If Smithville were a spaceship, a newly formed group would argue its green space is one of its most crucial components.
“It’s the life support system,” said resident Scott Antonides, using the spaceship analogy to describe just how important protecting green space in town is. Loss of green space would spell doom. But as Smithville expands, questions are being raised about the preservation of green spaces against the need for development.
At the Township of West Lincoln, staff are currently working out the details of the expansion plan in a motion known as Official Plan Amendment 63 (OPA63), which determines, among other things, the natural heritage systems.
The Official Plan allocates just under 30 per cent of land to be set aside for woodlands and wetlands, which would prevent development. And for some residents of Smithville, that allocation is the minimum they would like to see to protect the environment, promote health and for future generations to enjoy.
A loose collection of environmental campaigners called Community for Responsible Growth is raising awareness of the importance of green spaces. To save the planet and our health, they say, preserving green space is a no-brainer.
The loss of natural spaces would lead to a loss of biodiversity, and Smithville has already lost enough, they say.
“There’s been a loss of habitat all over,” said Linda Sivyer, who used to hear owls that are now long gone. And, as she points out, it’s not just Smithville that expanded at the expense of green spaces. It may just be several acres here, but it’s happening across the province and the country. “That’s frightening to me,” she said.
As for the health aspect, Sula Anne Kosacky, a reverend at Smithville United Church, points to the myriad health benefits that green spaces provide. “Proximity to green space gives a world of psychological and emotional benefits,” she said.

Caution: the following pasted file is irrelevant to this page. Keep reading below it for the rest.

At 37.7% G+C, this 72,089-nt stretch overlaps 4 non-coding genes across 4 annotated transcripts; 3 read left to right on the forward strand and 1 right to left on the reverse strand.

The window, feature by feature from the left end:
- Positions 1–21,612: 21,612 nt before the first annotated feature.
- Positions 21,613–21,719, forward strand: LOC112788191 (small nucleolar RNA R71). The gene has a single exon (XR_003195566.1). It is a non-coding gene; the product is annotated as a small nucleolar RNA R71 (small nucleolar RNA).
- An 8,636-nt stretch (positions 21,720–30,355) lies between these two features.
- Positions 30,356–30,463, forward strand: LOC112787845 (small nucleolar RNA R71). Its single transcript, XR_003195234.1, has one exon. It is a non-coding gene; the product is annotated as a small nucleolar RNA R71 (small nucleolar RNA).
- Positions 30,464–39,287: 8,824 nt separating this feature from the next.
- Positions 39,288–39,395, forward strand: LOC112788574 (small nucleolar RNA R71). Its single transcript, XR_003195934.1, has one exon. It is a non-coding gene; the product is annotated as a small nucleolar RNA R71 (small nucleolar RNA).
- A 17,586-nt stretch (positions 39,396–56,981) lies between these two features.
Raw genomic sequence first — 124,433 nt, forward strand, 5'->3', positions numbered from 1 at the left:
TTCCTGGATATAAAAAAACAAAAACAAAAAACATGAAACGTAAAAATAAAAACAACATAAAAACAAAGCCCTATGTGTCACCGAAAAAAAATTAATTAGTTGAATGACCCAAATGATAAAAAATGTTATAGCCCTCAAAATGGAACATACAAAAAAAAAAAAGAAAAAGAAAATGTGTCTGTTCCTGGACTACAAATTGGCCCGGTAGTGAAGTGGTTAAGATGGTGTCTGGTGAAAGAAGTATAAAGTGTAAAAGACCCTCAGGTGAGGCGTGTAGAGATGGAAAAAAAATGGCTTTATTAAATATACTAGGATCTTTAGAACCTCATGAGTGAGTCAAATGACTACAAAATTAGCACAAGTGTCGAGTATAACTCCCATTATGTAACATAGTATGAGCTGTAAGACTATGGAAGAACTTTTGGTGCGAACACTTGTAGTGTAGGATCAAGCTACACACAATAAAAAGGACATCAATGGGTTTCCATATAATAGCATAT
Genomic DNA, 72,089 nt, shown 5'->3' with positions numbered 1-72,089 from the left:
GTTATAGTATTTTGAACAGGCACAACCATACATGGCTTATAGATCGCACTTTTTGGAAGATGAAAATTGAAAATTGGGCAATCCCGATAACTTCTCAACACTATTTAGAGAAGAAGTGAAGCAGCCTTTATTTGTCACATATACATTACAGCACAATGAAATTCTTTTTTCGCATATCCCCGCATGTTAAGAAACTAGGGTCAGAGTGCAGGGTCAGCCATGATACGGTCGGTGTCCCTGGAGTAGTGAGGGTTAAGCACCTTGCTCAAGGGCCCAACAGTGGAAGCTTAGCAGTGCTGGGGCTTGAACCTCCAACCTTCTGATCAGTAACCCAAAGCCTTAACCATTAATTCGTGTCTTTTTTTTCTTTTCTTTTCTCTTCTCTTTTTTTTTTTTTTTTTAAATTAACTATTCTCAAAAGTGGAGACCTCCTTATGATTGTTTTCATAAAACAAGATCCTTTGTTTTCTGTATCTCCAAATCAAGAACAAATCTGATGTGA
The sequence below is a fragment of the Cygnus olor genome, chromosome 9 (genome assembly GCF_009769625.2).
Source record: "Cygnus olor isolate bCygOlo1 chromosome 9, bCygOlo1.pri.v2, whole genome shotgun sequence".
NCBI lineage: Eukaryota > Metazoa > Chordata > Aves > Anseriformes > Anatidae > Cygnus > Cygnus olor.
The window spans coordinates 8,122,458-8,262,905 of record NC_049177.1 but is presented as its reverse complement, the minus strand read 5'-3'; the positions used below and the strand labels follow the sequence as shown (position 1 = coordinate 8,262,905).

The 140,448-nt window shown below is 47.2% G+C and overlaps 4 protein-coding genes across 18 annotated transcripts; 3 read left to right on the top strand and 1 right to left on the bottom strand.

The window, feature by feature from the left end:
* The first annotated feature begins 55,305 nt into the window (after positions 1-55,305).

She points to a study in the journal “BioScience” by Daniel T.C. Cox et. al. It says: “evidence suggests that the availability and quality of neighbourhood green spaces are associated with greater well-being … and lower levels of depression, anxiety and stress.”
Physical well-being is also improved with access to green space. After all, says Kosacky, nature invites people to walk outside, increasing exercise and decreasing obesity.
Kosacky subscribes to ecotheology, which examines the link between religion and nature. She points out in Genesis, God gave mankind dominion over the Earth. But that’s led to a degree of abuse over the planet. “We now have a responsibility of stewardship rather than privilege of dominion,” she said.
And the campaigners hope that responsibility will protect these green spaces well into the future. “I’m concerned about the next generation,” said Karen Parker. “We desperately need to protect these habitats … you can’t grow a tree overnight.”
“In 10 to 20 years, what will we be proud of? A few more houses?” asked Loretta Shields. Or green spaces for our families to enjoy and us to walk our dogs?
Antonides thinks we as a society may end up digging up the asphalt we laid down over our green spaces and will look back with regret that we ever covered them up. “We would regret removing another forest,” he said. “I would regret it the day it was done, but as a society we would look back and consider it a big mistake.”
At a meeting on Aug. 11, OPA63 will be presented to council, and in the meantime, township staff have been hard at work reviewing the plan after a public hearing was held on June 27.
During that hearing, Mayor Dave Bylsma highlighted the friction between development, and the environment and natural heritage. “There’s always a tension,” he said
Director of planning Brian Treble said staff would take all views on board and review the policy before reporting back, and the plan may or may not change.
Chris Pickles, Local Journalism Initiative Reporter, Grimsby Lincoln News